I often marvel at the stars
and the places I can never be
I can sit and dream, but tarry not,
lest I sink beneath the writer's sea
I often picture writing like sitting beneath a tree that is shedding its leaves during a windstorm. Every leaf is worthy of my attention, but their numbers all together are overwhelming. Thoughts and ideas circulate inside my head as a storm of words, pressing ever outward until I want to explode. The only antidote is to place these words on paper, hopefully in a comprehensive order, and do the best I can.
These words will soon become faces and places, events and settings by which a story can finally be told. These building blocks, as they spill forth, form into a large pile from which I can draw, stacking my little cubes in a room of white with no walls. As I build my story towers, I occasionally will find a block that does not fit.
Perhaps the block is flawed, or poorly made. This block will be recycled, tossed into the chipper and put through the process again. However, sometimes I find a block so unique that I simply can't bear to part with it. I stack this one off to the side. As time passes, I find another block that somehow fits with that odd block out, and before long, I am building a different tower.
The process repeats, my infinite room filling with various structures, entire worlds being created and abandoned as I move from tower to tower, discovering odd blocks that have no place or meaning. As the palace of my mind fills with such structures, it suddenly occurs to me that the odd blocks from before have built something that conveniently fits with those original building blocks, and entire worlds merge with one another. It could be as simple as a character merging with a story, or an entire world being consumed by a law of nature.
I find it interesting to create things with no known direction, only to discover that they fit together later. It is one of my favorite things to experience as an author.
On a completely random note, last week I was doing my homeowner duties and raking the leaves off of my front yard. It was with much regret that I scraped away the golds and the reds to make way for the bright green underneath, feeling more like a painter scraping away paint then a tired teacher who really needed to get back to his lesson plans. After raking the leaves onto my sidewalk, I ended up with a pile about a foot deep that extended almost fifteen feet down the concrete.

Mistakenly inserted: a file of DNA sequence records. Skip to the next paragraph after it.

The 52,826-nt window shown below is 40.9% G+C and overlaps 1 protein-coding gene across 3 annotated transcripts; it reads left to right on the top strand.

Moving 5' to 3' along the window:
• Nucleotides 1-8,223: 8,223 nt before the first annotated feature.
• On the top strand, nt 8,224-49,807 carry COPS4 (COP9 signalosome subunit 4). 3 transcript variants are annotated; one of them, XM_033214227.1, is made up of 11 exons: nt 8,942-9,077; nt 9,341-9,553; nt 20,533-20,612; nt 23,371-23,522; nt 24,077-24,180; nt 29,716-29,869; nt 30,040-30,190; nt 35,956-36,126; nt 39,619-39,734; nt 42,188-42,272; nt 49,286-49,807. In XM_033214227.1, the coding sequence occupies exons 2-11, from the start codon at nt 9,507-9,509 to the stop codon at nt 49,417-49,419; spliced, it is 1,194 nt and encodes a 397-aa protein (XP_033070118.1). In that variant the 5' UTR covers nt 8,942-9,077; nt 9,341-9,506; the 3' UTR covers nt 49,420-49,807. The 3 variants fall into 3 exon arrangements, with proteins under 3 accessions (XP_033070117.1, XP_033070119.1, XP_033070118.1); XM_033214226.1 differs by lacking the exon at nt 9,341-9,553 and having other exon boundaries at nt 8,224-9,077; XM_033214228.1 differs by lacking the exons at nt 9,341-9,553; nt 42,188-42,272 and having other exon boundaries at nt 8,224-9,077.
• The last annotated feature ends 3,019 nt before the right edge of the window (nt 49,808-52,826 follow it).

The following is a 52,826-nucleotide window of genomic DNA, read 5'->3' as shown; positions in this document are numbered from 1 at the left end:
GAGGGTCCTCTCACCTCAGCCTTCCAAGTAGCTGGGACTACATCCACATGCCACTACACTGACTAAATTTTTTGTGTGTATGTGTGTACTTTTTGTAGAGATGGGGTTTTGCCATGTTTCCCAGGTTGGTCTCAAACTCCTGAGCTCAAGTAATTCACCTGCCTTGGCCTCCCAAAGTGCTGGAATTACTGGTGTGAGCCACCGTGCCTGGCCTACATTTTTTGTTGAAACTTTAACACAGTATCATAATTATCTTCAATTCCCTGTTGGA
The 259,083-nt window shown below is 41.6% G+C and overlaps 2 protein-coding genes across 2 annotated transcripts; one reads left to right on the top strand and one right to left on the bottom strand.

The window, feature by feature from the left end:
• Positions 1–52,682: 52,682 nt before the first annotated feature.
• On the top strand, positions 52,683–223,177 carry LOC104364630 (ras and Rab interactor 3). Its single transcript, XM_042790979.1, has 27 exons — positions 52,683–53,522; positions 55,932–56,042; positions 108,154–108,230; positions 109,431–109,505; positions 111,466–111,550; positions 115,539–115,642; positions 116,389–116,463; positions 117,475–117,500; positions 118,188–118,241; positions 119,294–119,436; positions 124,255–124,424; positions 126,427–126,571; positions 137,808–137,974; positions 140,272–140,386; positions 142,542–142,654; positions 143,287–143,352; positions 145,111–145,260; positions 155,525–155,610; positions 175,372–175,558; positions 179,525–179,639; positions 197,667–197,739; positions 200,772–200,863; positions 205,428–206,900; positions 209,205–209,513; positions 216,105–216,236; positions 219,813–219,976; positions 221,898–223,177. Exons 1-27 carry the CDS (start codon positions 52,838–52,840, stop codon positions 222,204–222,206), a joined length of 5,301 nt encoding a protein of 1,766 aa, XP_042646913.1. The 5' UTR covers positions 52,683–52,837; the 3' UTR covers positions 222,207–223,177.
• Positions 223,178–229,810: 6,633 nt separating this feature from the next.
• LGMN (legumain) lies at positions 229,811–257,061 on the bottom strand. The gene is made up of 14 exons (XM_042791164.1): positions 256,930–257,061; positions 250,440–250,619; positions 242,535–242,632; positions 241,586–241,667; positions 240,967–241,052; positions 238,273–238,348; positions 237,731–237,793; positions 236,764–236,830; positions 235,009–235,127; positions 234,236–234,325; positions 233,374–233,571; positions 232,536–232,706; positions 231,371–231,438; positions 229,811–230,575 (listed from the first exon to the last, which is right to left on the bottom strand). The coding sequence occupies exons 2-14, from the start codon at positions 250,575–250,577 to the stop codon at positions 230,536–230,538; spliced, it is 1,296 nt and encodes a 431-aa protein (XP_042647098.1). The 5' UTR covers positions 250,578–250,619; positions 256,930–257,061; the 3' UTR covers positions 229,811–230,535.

So I got the leaf blower. Nothing fancy, just one of those models that can be reversed to suck up the leaves and mulch them. One of my neighbor's kids, a young man of about four who loves to come visit me, was absolutely enthralled by the process of vacuuming up these little red and yellow bits. After watching me bag three loads for the trashcan, he pointed out that my "'leafsucker' looked nothing like his dad's did. Like most children, he followed up his statement with a question: Why?
"Well," I informed him, "your dad's leaf sucker will look different than mine because the whole world is full of different leafsuckers. Some are big, some are small, and some are different shapes and sizes. But that's okay, because as long as they still suck leaves, it doesn't matter if they're different."
"Oh," was his reply, and then he asked if I could stop sucking leaves and leave the mess for him to ride his bike through someday. He hung out with me for a while longer before his mother came to collect him. On their way to the door, she told him to thank me for the discussion on differences, which they hadn't really discussed with him. I stop to wave and think. In the midst of trying to answer a simple question, I had touched on something much broader than intended.
As a race, we are struck blind often enough by our own desires. We look to the immediate gratification of our near future, failing to look at the broader spectrum of our progression as a race. We often make decisions based on how much money we will make, or how much time we will save. But for what? It really doesn't matter what race, religion, or political affiliation we have, we should all be striving towards one goal: our own betterment. Atheists and Christians (for example) should focus less on arguing with each other about the ultimate fate of our immortal souls and more on how they could work together to build brighter futures for everybody. Yeah, these ideals may seem lofty, maybe even preachy, but it makes more sense for everybody to work towards a common form of happiness than to fight and argue.
It was with these thoughts that I looked at the leafsucker in my hand, and the job before me, pondering deep thoughts. In the end, it was easier for me to switch to a snow shovel, but the thought hasn't left me since.
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